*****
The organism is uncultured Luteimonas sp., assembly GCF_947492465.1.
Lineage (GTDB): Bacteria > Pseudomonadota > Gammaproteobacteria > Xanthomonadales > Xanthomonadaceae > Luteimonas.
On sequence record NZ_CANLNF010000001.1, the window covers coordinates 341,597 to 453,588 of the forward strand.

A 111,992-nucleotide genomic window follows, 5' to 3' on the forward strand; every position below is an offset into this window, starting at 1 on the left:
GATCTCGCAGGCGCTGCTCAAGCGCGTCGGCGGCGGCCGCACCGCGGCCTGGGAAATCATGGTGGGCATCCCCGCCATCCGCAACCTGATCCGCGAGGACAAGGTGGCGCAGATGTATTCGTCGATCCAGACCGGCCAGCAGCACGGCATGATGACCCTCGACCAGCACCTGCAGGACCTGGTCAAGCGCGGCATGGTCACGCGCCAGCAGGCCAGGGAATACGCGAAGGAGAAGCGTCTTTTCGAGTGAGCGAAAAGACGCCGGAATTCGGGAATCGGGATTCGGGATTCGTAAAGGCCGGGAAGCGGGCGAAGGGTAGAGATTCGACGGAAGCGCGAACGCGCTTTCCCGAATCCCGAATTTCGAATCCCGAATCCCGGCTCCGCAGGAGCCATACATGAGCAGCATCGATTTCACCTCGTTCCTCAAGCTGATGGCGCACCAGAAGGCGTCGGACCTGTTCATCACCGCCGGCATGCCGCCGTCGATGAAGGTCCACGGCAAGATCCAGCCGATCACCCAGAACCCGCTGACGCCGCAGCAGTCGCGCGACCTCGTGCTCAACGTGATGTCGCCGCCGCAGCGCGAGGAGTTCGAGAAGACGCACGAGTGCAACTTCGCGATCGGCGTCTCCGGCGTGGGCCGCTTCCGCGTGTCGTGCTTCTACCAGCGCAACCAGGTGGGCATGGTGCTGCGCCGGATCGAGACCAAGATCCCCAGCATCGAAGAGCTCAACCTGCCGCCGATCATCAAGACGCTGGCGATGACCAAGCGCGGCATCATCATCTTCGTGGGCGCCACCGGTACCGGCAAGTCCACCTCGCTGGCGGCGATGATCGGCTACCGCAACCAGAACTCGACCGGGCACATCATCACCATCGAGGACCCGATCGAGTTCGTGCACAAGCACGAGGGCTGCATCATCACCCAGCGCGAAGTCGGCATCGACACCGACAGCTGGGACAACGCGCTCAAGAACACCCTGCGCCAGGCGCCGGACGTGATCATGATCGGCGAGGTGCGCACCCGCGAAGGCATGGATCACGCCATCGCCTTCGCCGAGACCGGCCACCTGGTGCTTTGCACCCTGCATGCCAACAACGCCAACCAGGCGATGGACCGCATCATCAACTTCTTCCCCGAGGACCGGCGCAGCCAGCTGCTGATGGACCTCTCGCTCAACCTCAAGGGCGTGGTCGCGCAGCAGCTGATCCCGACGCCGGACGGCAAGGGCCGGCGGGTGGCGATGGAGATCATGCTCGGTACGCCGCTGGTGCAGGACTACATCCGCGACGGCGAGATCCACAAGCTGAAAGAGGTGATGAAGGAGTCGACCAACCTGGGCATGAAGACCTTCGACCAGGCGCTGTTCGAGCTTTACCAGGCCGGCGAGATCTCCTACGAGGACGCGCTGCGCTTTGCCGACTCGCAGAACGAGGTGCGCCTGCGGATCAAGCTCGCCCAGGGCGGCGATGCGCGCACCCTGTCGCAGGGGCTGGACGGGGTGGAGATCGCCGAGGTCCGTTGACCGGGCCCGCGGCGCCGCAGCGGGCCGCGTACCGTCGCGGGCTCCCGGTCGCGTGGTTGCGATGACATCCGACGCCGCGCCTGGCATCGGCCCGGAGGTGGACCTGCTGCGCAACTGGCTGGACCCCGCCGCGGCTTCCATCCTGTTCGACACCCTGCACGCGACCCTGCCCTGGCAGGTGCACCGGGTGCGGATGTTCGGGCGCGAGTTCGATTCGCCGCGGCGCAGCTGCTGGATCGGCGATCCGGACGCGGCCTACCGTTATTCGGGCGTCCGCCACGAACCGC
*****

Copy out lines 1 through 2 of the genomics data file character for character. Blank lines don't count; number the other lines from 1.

The organism is uncultured Luteimonas sp., assembly GCF_947492465.1.
Lineage (GTDB): Bacteria > Pseudomonadota > Gammaproteobacteria > Xanthomonadales > Xanthomonadaceae > Luteimonas.